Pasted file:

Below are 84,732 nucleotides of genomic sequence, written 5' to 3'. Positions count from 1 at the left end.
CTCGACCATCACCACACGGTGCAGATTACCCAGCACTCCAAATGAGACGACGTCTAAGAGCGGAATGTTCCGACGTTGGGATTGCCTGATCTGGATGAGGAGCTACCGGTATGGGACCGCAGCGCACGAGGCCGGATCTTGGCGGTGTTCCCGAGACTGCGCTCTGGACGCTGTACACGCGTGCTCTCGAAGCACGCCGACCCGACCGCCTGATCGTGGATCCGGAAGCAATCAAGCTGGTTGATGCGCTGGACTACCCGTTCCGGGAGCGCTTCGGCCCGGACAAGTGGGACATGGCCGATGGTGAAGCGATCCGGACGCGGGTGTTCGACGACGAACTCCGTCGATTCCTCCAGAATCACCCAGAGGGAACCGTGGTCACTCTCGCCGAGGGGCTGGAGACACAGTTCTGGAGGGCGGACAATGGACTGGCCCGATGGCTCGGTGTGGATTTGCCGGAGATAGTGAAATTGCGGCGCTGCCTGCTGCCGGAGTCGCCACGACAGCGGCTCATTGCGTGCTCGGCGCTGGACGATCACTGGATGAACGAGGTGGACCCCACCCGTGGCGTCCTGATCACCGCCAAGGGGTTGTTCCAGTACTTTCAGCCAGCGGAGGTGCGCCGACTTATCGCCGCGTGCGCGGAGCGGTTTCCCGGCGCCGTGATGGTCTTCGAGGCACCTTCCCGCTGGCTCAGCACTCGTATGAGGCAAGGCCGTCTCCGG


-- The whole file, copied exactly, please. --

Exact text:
Below are 84,732 nucleotides of genomic sequence, written 5' to 3'. Positions count from 1 at the left end.
CTCGACCATCACCACACGGTGCAGATTACCCAGCACTCCAAATGAGACGACGTCTAAGAGCGGAATGTTCCGACGTTGGGATTGCCTGATCTGGATGAGGAGCTACCGGTATGGGACCGCAGCGCACGAGGCCGGATCTTGGCGGTGTTCCCGAGACTGCGCTCTGGACGCTGTACACGCGTGCTCTCGAAGCACGCCGACCCGACCGCCTGATCGTGGATCCGGAAGCAATCAAGCTGGTTGATGCGCTGGACTACCCGTTCCGGGAGCGCTTCGGCCCGGACAAGTGGGACATGGCCGATGGTGAAGCGATCCGGACGCGGGTGTTCGACGACGAACTCCGTCGATTCCTCCAGAATCACCCAGAGGGAACCGTGGTCACTCTCGCCGAGGGGCTGGAGACACAGTTCTGGAGGGCGGACAATGGACTGGCCCGATGGCTCGGTGTGGATTTGCCGGAGATAGTGAAATTGCGGCGCTGCCTGCTGCCGGAGTCGCCACGACAGCGGCTCATTGCGTGCTCGGCGCTGGACGATCACTGGATGAACGAGGTGGACCCCACCCGTGGCGTCCTGATCACCGCCAAGGGGTTGTTCCAGTACTTTCAGCCAGCGGAGGTGCGCCGACTTATCGCCGCGTGCGCGGAGCGGTTTCCCGGCGCCGTGATGGTCTTCGAGGCACCTTCCCGCTGGCTCAGCACTCGTATGAGGCAAGGCCGTCTCCGG